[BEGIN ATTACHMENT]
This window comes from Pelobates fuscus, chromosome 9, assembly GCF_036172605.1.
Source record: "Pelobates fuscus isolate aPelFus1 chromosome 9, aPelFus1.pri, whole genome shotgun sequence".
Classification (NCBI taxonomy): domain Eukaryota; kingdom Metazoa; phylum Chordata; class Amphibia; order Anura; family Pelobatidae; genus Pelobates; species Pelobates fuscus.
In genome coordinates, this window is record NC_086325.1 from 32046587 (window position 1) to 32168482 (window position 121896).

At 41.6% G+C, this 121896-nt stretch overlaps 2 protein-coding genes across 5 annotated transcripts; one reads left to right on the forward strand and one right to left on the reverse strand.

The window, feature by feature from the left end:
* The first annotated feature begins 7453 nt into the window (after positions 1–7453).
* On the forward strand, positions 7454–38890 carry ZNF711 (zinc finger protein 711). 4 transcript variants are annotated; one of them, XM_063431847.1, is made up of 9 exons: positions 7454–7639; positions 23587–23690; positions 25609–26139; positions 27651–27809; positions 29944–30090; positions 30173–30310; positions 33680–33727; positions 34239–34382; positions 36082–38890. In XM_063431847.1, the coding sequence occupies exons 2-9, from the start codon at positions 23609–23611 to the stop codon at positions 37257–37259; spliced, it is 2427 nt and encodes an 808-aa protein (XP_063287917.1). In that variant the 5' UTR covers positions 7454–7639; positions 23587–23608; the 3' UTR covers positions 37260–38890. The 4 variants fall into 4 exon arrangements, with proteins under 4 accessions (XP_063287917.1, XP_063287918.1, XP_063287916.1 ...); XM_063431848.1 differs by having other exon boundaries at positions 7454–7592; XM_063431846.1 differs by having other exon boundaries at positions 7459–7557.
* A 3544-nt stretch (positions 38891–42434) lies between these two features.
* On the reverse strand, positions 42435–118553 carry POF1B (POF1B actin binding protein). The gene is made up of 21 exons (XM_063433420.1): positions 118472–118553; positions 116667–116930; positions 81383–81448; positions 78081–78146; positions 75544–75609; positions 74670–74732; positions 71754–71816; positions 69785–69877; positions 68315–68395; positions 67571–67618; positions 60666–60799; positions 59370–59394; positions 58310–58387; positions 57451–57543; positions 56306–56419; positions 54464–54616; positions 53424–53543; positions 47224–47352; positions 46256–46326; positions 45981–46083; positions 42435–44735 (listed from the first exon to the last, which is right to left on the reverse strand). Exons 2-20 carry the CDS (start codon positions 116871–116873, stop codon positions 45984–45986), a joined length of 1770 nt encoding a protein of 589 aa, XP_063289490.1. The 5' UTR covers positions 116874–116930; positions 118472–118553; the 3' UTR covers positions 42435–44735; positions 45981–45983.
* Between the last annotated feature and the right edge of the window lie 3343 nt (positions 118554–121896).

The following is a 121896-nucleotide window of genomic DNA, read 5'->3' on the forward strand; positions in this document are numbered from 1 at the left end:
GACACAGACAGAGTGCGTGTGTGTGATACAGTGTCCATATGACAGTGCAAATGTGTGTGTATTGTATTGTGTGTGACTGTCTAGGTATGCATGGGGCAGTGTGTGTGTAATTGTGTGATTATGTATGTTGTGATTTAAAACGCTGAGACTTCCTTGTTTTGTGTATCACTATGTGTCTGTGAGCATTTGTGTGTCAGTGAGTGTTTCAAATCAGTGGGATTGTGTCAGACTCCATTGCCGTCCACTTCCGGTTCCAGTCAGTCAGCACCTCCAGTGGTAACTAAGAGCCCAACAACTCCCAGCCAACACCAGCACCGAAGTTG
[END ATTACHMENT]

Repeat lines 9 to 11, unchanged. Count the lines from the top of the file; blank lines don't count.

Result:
* A 3544-nt stretch (positions 38891–42434) lies between these two features.
* On the reverse strand, positions 42435–118553 carry POF1B (POF1B actin binding protein). The gene is made up of 21 exons (XM_063433420.1): positions 118472–118553; positions 116667–116930; positions 81383–81448; positions 78081–78146; positions 75544–75609; positions 74670–74732; positions 71754–71816; positions 69785–69877; positions 68315–68395; positions 67571–67618; positions 60666–60799; positions 59370–59394; positions 58310–58387; positions 57451–57543; positions 56306–56419; positions 54464–54616; positions 53424–53543; positions 47224–47352; positions 46256–46326; positions 45981–46083; positions 42435–44735 (listed from the first exon to the last, which is right to left on the reverse strand). Exons 2-20 carry the CDS (start codon positions 116871–116873, stop codon positions 45984–45986), a joined length of 1770 nt encoding a protein of 589 aa, XP_063289490.1. The 5' UTR covers positions 116874–116930; positions 118472–118553; the 3' UTR covers positions 42435–44735; positions 45981–45983.
* Between the last annotated feature and the right edge of the window lie 3343 nt (positions 118554–121896).